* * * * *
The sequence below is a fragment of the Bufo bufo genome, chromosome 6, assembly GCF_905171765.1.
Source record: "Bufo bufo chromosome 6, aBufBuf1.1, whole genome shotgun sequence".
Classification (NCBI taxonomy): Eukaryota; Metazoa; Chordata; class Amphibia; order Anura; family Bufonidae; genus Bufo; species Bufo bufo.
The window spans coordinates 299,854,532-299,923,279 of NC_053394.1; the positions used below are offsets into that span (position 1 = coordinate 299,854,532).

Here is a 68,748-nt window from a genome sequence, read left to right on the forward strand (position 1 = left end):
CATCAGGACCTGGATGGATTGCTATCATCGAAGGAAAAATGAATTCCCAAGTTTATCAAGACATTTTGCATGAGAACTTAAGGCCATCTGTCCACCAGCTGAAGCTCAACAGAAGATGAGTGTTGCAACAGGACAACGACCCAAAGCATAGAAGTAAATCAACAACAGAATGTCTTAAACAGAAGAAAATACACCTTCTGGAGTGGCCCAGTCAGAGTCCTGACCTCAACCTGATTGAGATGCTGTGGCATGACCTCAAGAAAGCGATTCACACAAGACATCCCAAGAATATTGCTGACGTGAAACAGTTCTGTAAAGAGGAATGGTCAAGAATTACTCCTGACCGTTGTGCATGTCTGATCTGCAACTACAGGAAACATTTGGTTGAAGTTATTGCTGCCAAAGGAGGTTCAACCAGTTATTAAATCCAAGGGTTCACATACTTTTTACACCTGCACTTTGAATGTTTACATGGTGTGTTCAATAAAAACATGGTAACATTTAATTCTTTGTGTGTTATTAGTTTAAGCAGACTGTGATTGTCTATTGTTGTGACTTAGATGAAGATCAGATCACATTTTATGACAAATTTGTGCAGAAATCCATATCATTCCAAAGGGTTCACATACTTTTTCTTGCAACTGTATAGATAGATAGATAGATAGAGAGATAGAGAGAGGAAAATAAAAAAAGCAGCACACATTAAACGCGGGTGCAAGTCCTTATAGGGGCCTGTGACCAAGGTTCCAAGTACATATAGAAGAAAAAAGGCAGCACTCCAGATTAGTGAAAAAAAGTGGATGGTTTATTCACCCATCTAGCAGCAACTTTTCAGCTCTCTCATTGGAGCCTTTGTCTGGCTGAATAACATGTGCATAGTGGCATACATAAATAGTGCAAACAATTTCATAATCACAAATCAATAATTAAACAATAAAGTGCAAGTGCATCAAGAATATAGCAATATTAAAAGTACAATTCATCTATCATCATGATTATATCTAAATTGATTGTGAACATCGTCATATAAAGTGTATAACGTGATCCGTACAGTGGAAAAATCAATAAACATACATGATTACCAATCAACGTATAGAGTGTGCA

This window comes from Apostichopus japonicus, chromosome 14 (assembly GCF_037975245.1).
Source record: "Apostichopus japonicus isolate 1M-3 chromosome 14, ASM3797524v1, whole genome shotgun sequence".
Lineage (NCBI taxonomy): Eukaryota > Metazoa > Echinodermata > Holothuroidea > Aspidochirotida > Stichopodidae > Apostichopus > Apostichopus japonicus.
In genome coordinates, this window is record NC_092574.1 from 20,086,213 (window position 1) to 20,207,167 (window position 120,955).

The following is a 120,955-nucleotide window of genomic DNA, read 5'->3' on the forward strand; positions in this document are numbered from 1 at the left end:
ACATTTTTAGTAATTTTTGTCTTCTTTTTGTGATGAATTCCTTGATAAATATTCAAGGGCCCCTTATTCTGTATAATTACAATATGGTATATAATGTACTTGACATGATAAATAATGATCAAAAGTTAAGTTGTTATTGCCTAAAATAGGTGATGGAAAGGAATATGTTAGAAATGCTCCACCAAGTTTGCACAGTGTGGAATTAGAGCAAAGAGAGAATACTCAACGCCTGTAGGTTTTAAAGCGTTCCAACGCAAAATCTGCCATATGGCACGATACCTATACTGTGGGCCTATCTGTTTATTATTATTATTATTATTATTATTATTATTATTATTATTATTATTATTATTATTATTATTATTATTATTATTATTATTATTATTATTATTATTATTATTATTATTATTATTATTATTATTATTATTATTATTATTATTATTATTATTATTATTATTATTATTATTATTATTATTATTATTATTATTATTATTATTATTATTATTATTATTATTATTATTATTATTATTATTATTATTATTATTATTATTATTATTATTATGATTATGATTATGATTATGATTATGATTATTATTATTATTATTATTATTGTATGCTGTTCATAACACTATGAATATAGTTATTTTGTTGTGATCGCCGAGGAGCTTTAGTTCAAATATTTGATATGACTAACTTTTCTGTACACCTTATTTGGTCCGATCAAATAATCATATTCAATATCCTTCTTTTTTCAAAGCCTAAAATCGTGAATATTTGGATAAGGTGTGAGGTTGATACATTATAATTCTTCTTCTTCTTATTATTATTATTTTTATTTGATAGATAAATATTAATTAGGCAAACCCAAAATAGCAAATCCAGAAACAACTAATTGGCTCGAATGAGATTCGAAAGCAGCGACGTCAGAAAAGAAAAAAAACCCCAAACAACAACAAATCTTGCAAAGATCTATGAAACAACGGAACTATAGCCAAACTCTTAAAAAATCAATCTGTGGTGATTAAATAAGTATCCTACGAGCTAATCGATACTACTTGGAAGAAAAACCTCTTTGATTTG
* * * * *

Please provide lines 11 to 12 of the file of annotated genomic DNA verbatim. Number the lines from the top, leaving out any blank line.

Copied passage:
The following is a 120,955-nucleotide window of genomic DNA, read 5'->3' on the forward strand; positions in this document are numbered from 1 at the left end:
ACATTTTTAGTAATTTTTGTCTTCTTTTTGTGATGAATTCCTTGATAAATATTCAAGGGCCCCTTATTCTGTATAATTACAATATGGTATATAATGTACTTGACATGATAAATAATGATCAAAAGTTAAGTTGTTATTGCCTAAAATAGGTGATGGAAAGGAATATGTTAGAAATGCTCCACCAAGTTTGCACAGTGTGGAATTAGAGCAAAGAGAGAATACTCAACGCCTGTAGGTTTTAAAGCGTTCCAACGCAAAATCTGCCATATGGCACGATACCTATACTGTGGGCCTATCTGTTTATTATTATTATTATTATTATTATTATTATTATTATTATTATTATTATTATTATTATTATTATTATTATTATTATTATTATTATTATTATTATTATTATTATTATTATTATTATTATTATTATTATTATTATTATTATTATTATTATTATTATTATTATTATTATTATTATTATTATTATTATTATTATTATTATTATTATTATTATTATTATTATTATTATTATTATTATTATTATTATTATTATTATTATTATTATTATGATTATGATTATGATTATGATTATGATTATTATTATTATTATTATTATTGTATGCTGTTCATAACACTATGAATATAGTTATTTTGTTGTGATCGCCGAGGAGCTTTAGTTCAAATATTTGATATGACTAACTTTTCTGTACACCTTATTTGGTCCGATCAAATAATCATATTCAATATCCTTCTTTTTTCAAAGCCTAAAATCGTGAATATTTGGATAAGGTGTGAGGTTGATACATTATAATTCTTCTTCTTCTTATTATTATTATTTTTATTTGATAGATAAATATTAATTAGGCAAACCCAAAATAGCAAATCCAGAAACAACTAATTGGCTCGAATGAGATTCGAAAGCAGCGACGTCAGAAAAGAAAAAAAACCCCAAACAACAACAAATCTTGCAAAGATCTATGAAACAACGGAACTATAGCCAAACTCTTAAAAAATCAATCTGTGGTGATTAAATAAGTATCCTACGAGCTAATCGATACTACTTGGAAGAAAAACCTCTTTGATTTG